Selenium the Se-XY Nutraceutical

ben bunting BA(Hons) PgCert Sport & Exercise Nutriton  Written by Ben Bunting: BA(Hons), PGCert.


What is Selenium?

Selenium is a trace mineral that can be found in various foods. Its concentration in foods varies depending on the soil and water used to grow them. You can also get selenium from food supplements or multivitamins. However, it's important to know the recommended daily allowance of selenium to avoid toxicity. Selenium is thought to be beneficial for a variety of health issues, but researchers are still conducting clinical studies to find out its exact role in human health.


Biological functions

Selenium, or Se, is an essential trace element with a very narrow margin between its beneficial and toxic effects. In humans, selenium chemopreventive effects are attributed to the antioxidant action of selenoproteins. It is also implicated in the upregulation of phase 2 enzymes. One of the most effective selenocompounds is se-methylselenocysteine, a naturally occurring organic Se product.

Selenium is involved in maintaining body health through its ability to regulate immune regulation and oxidative stress. It is absorbed in the body as a soluble form called selenoproteins. These selenoproteins have multiple biological functions, including regulating the immune system and regulating cellular proliferation. These proteins include GPX1 and GPX2, which regulate the body's production of reactive oxygen species. DIO1, a selenoprotein that regulates the metabolism of thyroid hormones, plays a role in epithelial stem-cell function, and has a potential to prevent the growth of cancer cells.

Selenium also plays an important role in regulating inflammatory responses. It is also involved in neutralising the effects of free radicals. The selenoproteins combined with glutathione peroxidase function in the body, reducing oxidative stress.

Besides being an essential trace element, selenium has numerous biological functions, including the regulation of thyroid hormones, growth and differentiation. It is also necessary for proper brain and immune system functions. In addition, selenium helps regulate the inflammatory response in the body.

Besides its role in regulating inflammatory responses, selenium is also a potent anti-cancer agent. Its organic forms include methylselenic acid, selenoacid derivatives, selenoesters, and selenoaminoacids. Each form of selenium has a different mechanism of action.

Mechanisms of action

Selenium the Se-XY nutraceutical consists of two active compounds that promote metabolism. The first compound is selenomethionine, a precursor to selenoproteins. It is metabolized to selenocysteine through a pathway called transsulphation. The second compound is selenophosphate, produced by selenophosphate synthase.

Selenium is essential for immune function and holds a unique place in human metabolism. In addition to its ability to inhibit inflammatory cytokines, it regulates thyroid function and enhances male fertility. It is also a potent anti-oxidant and promotes wound healing.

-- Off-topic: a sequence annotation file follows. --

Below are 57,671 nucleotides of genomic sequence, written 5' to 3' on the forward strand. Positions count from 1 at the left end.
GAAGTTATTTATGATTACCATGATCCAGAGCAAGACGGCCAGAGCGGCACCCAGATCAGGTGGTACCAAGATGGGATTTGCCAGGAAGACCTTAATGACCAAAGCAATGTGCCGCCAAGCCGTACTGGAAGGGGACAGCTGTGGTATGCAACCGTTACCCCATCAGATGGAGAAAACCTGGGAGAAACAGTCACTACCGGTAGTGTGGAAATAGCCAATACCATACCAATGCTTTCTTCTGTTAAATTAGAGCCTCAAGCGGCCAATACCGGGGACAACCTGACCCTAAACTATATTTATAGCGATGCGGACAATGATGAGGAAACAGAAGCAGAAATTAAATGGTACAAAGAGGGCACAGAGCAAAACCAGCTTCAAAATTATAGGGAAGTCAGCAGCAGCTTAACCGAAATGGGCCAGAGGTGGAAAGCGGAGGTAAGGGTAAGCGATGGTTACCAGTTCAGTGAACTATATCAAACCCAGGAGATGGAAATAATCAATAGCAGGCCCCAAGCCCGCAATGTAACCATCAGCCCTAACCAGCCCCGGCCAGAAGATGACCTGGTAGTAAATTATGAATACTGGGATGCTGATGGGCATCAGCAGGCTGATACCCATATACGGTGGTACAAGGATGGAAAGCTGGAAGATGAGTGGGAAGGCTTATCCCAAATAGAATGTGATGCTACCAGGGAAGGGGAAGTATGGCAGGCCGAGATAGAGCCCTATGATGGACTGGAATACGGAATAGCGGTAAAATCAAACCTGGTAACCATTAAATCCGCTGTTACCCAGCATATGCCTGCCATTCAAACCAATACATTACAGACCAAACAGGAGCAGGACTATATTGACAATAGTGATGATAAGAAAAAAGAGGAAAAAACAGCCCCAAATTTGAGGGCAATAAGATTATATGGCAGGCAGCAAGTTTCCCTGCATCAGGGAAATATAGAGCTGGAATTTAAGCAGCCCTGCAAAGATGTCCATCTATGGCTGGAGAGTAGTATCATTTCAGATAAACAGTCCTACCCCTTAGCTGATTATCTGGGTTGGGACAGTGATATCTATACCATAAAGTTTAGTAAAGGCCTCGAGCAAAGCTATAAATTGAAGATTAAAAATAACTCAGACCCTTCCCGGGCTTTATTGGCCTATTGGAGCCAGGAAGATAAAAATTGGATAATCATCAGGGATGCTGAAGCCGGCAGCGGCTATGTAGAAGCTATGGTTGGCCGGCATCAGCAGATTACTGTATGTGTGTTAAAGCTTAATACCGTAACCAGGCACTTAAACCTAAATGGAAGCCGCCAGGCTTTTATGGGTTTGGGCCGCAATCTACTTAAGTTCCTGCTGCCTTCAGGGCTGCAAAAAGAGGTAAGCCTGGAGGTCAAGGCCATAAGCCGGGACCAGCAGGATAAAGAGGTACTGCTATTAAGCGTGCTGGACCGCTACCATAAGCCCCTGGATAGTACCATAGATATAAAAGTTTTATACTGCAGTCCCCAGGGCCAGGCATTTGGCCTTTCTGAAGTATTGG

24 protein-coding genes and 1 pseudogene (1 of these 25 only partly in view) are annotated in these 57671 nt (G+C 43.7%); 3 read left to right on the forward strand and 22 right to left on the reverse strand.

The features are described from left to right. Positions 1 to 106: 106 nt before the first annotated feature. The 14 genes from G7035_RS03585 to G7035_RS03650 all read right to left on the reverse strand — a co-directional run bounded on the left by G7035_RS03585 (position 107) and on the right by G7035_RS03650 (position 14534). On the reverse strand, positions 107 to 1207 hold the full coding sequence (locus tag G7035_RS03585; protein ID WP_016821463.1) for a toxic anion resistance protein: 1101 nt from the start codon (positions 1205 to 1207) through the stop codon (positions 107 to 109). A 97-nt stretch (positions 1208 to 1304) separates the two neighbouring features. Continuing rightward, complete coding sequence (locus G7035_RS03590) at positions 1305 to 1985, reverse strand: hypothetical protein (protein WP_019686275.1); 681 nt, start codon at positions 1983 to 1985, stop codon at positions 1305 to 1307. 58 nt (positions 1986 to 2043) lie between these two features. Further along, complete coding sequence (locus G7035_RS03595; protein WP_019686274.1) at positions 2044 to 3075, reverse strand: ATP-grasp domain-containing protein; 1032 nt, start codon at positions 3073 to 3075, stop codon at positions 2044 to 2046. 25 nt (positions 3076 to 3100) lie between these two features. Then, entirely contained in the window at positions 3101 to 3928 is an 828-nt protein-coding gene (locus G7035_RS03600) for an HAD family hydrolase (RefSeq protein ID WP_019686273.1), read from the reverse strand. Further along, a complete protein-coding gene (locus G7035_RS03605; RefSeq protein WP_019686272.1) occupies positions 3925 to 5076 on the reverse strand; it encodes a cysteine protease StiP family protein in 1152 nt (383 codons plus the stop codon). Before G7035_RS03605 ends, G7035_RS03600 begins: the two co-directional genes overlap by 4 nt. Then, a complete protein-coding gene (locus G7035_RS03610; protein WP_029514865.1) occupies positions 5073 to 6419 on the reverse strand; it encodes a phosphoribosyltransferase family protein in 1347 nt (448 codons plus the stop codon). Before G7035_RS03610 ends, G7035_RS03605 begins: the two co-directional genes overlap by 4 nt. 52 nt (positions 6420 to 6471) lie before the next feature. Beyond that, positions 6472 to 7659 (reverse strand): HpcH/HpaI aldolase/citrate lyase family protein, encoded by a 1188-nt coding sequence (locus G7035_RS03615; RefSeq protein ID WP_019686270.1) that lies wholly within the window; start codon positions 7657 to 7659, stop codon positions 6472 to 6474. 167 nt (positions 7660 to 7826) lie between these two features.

Selenium occurs naturally in two forms: organic and inorganic. Organic forms are found in the body while inorganic forms accumulate in plants. Both forms have antioxidant, anti-inflammatory, and anti-mutagenic properties. Selenium is the 67th most abundant element in the earth's crust.

Organic selenium compounds are metabolized differently from inorganic forms and are more easily absorbed in the human body. Selenium is also known to inhibit cancer growth and prevent tumors. There are numerous publications to support the benefits of dietary selenium. However, toxicity is a concern.

Selenium the Se-XY nutraceutical is a highly effective anti-cancer supplement. Its anti-inflammatory and anti-cancer properties are attributed to its ability to inhibit solid tumors. Organic selenium compounds have been shown to inhibit cell growth in a variety of cancer cell lines, including lung cells. The latter were particularly sensitive to selenite.

Selenium is an important element for plant growth and protection against oxidative stress. It also has a role in phytoremediation and biofortification. Based on selenium accumulation, plants are categorized into two types: hyper-accumulators and hypo-accumulators. Se-tolerant and hypo-accumulators are those that do not accumulate selenium in their soil.


In order to understand the safety of Selenium the Se-XY-nutritional supplement, you need to understand what this product is capable of. It is a mineral with anti-oxidant and anti-proliferative properties. It is known to reduce the risk of oxidative stress and cancer, as well as to boost immune system function. Furthermore, it is known to improve the quality of cells and DNA.

Selenium is considered to be safe to use in dosages as low as 45 mcg daily for infants. It is also safe for use during pregnancy and breast-feeding, though selenium at higher doses may have adverse effects on the unborn child. Furthermore, selenium may stimulate the immune system and aggravate autoimmune diseases, so you should avoid taking selenium supplements if you have these conditions.

Although selenium is essential for human health, a deficiency or excessive intake can lead to health problems. Selenium levels in the blood vary greatly, and different regions and population have different levels of selenium. A recent study in China was conducted to define an age-specific reference interval for selenium levels. The study used inductively coupled plasma mass spectrometry to determine total blood selenium levels in Chinese adults.

Safety of Selenium the Se-X-Y nutraceutical (Se-XY) has been studied in critically ill patients. A study involving intensive care showed that selenium supplementation decreased the risk of mortality by more than half after a week. It also improved VAP and reduced the incidence of pneumonia after ICU discharge.